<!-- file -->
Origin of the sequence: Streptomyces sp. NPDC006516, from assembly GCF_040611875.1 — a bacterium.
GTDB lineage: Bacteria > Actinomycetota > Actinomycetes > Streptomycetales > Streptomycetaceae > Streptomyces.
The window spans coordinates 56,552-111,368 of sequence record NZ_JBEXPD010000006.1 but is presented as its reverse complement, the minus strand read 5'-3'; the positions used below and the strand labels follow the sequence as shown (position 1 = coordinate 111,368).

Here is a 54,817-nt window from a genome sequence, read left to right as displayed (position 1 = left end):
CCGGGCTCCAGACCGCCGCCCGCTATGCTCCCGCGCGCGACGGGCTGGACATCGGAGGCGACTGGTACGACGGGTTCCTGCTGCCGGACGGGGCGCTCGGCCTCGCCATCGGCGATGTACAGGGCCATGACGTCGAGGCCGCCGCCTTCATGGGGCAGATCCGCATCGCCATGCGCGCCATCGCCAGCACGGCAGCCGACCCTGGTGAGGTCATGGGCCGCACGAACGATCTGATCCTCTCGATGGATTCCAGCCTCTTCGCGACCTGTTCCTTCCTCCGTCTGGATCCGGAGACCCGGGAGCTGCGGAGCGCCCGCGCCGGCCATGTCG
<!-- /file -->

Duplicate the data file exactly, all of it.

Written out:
Origin of the sequence: Streptomyces sp. NPDC006516, from assembly GCF_040611875.1 — a bacterium.
GTDB lineage: Bacteria > Actinomycetota > Actinomycetes > Streptomycetales > Streptomycetaceae > Streptomyces.
The window spans coordinates 56,552-111,368 of sequence record NZ_JBEXPD010000006.1 but is presented as its reverse complement, the minus strand read 5'-3'; the positions used below and the strand labels follow the sequence as shown (position 1 = coordinate 111,368).

Here is a 54,817-nt window from a genome sequence, read left to right as displayed (position 1 = left end):
CCGGGCTCCAGACCGCCGCCCGCTATGCTCCCGCGCGCGACGGGCTGGACATCGGAGGCGACTGGTACGACGGGTTCCTGCTGCCGGACGGGGCGCTCGGCCTCGCCATCGGCGATGTACAGGGCCATGACGTCGAGGCCGCCGCCTTCATGGGGCAGATCCGCATCGCCATGCGCGCCATCGCCAGCACGGCAGCCGACCCTGGTGAGGTCATGGGCCGCACGAACGATCTGATCCTCTCGATGGATTCCAGCCTCTTCGCGACCTGTTCCTTCCTCCGTCTGGATCCGGAGACCCGGGAGCTGCGGAGCGCCCGCGCCGGCCATGTCG